Topic: Faculty

Zero-hour contracts take a huge mental and physical toll – poor eating habits, lack of sleep and relationship problems

The number of workers on zero-hours contracts continues to rise in the UK. The Office for National Statistics (ONS) estimates that between […]

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Retirement options for Canadians have changed dramatically

By Thomas Klassen, York University

The plan by the Ontario government to reduce the wages of professors at age 71 illustrates the dramatic changes in the relationship […]

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Editorial Matters: A time for action

By Ben Lewis

Ontario’s universities are built on models of scholarship developed in the United Kingdom and western Europe. Founded by and for European settlers, […]

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The role of faculty associations following the Truth and Reconciliation Commission

By Lori Campbell, Shannon Dea, and Laura McDonald

As universities take on the work of Indigenization, what role do faculty and faculty associations have in advancing the recommendations of the […]

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Casual academics aren’t going anywhere, so what can universities do to ensure learning isn’t affected?

By Dorothy Wardale, Curtin University; Julia Richardson, Curtin University, and Yuliani Suseno, Edith Cowan University

Casual academics provide flexibility for universities at a time when student numbers are uncertain. from shutterstock.com More Australian universities are relying on […]

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Student perspectives on good teaching: what history reveals

By Paul Axelrod

What constitutes effective and engaging university pedagogy, and have student impressions of this changed through the ages? My reading of memoirs, biographies, […]

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Overworked and isolated: the rising epidemic of loneliness in academia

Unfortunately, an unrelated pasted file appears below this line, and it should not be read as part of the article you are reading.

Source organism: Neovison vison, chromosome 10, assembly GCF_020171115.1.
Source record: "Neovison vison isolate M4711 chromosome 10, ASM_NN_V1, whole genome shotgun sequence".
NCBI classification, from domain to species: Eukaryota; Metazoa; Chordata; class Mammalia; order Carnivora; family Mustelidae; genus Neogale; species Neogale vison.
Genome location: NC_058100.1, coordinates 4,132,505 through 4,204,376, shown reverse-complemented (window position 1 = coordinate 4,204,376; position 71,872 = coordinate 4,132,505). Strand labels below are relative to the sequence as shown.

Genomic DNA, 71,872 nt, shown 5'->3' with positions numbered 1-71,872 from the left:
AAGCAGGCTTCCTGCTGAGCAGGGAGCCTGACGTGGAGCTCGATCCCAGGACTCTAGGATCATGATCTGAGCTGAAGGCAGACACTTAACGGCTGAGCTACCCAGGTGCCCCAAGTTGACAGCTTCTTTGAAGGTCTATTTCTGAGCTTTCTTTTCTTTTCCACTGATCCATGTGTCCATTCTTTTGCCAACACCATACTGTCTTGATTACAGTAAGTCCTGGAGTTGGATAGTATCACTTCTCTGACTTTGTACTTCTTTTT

Shutterstock Universities were created to be places where people learn and educate together. But a UK survey has found 46% of researchers […]

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Free speech and the battle for the university

By Shannon Dea

At the University of Waterloo, a controversial talk had the faculty association looking for creative ways to respond. How did the faculty […]

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In Canada and US, fossil fuel divestment debates on campus spotlight the societal role of colleges and universities

As a new academic year begins after a summer of deadly heat waves, wildfires, droughts and floods, many college students and faculty are debating whether and how to get involved in climate politics. Climate advocacy has become well established on U.S. campuses over the past decade, in diverse forms. More than 600 colleges and universities have signed the American College and University President’s Climate Commitment. Schools are expanding interdisciplinary teaching and research in environmental studies, sustainability science and climate resilience, and investing in “greening” their campuses. And many activists on campuses around the country are participating in global campaigns like “Rise for Climate, Jobs and Justice” and “Keep it in the Ground.”

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